THE VIOLENCE OF MEANING

John Tagg

 

I

It would seem there is something futile about writing about photographs, about saying what is there to be seen.

In Winfried Sebald’s scrupulous and disarming work, The Emigrants, photographs appear on the pages here and there, matter of factly and without attribution. It is unusual, perhaps, to find photographs in what one might have taken for a novel, at least since the brief rise and fall of the photographic book at the turn of the 1930s and 40s. But the photographs in Sebald’s text evoke no surprise.

Someone’s father is said to have driven a Dčrkopp in the twenties and we see a photograph of a car with four passengers in a cobbled street. There is an elementary school outing "to the conduit house above Hofen and the powder magazine where the Veterans’ Association kept their ceremonial canon, on the hill where the stations of the cross led up to the Calvary Chapel". And there is a church spire rising from the jostling heads of little boys. We are told that the photograph that follows was taken in the Bronx in March 1939: a family dinner showing relatives who had emigrated from Germany during the Weimar years. A photograph is mentioned that resembled another, clipped earlier from a Swiss magazine, and then one or other of these appears in a break in the text. The pilot of a launch generously allows the narrator to take her picture, dressed as the woman described in the text. On a walk along a New Jersey beach, Uncle Kasimir pulls out his camera and takes "this" picture of the narrator, a print of which he sends two years later, along with his gold pocket watch. On a trip to Jerusalem in 1913, Uncle Adelwarth poses in what we are told is "Arab costume;" while, in Constantinople, his travelling companion secures a photographic souvenir of a dervish boy aged about twelve. And there they are, the photographs. A character remembers a photograph taken by his father almost thirty years before and he himself has a photo he took of his father on the Brauneck, newly returned from Dachau, "one of the few that have survived from those years" (E, 186). The photographs are there, sure enough. Nothing to remark on here. Except that, as the pain of memory rises, the unaffected prose turns chilled like the stone of a monument and something passes across the images like the ghost of Nabokov, trying to catch something in his net.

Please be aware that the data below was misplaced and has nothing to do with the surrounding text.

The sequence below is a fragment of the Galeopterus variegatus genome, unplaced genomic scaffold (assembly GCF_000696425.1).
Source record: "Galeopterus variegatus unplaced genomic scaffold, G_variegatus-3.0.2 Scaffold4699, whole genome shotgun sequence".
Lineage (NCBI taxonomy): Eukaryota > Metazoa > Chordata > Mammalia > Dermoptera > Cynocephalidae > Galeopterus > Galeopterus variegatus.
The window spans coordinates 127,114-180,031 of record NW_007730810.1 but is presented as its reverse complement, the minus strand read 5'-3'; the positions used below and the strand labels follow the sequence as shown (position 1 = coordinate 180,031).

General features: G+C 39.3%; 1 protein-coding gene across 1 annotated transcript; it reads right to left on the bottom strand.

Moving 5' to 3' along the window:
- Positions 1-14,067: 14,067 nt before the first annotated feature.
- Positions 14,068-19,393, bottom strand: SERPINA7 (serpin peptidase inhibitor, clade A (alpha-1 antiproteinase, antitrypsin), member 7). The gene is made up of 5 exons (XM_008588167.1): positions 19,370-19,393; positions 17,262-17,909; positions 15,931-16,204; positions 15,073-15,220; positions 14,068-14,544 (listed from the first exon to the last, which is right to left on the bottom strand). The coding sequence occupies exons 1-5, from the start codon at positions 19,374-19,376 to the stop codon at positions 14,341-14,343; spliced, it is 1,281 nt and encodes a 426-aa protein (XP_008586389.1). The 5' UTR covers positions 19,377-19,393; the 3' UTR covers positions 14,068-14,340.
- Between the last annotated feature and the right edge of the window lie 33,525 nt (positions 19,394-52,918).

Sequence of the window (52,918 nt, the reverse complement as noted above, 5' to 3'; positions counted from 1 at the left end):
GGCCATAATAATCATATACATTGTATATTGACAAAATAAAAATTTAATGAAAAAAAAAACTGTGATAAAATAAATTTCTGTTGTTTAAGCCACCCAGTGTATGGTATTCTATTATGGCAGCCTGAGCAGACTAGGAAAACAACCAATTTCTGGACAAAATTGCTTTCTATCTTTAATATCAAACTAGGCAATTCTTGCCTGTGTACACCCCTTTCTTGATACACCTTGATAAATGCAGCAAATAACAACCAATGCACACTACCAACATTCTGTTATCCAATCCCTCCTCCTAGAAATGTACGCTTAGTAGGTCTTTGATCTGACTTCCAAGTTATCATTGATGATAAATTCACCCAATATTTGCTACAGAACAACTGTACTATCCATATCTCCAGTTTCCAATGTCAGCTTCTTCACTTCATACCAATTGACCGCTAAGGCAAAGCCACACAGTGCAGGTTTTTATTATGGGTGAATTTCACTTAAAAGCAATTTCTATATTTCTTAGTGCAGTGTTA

We are shown other images, too: an automatic teamaking machine; a neglected garden; a Manchester canal; derelict housing in the Hulme estate; some indecipherable structures said to be saltframes; a threestoried, turretted villa; the locked gates of the Jewish cemetery in Kissingen. We do not know where they have come from. Though, in the narrative itself, photographs keep turning up, casually yet somberly: a slide show of a trip to Crete; an album of photographs put before the storyteller, with notes in a dead man’s hand; another album that had belonged to the writer’s mother, come by at a propitious moment; yet another leafed through at the table, after tea with Aunt Fini. A collection of postcards carefully mounted by Uncle Adelwarth is fetched from a bedroom drawer. A framed photograph is taken down from the wall to be looked at for what may be the first time in forty years. Photographs are handled. Memories come back, like the return of a body caught in a glacier seven decades before and unexpectedly released from the ice.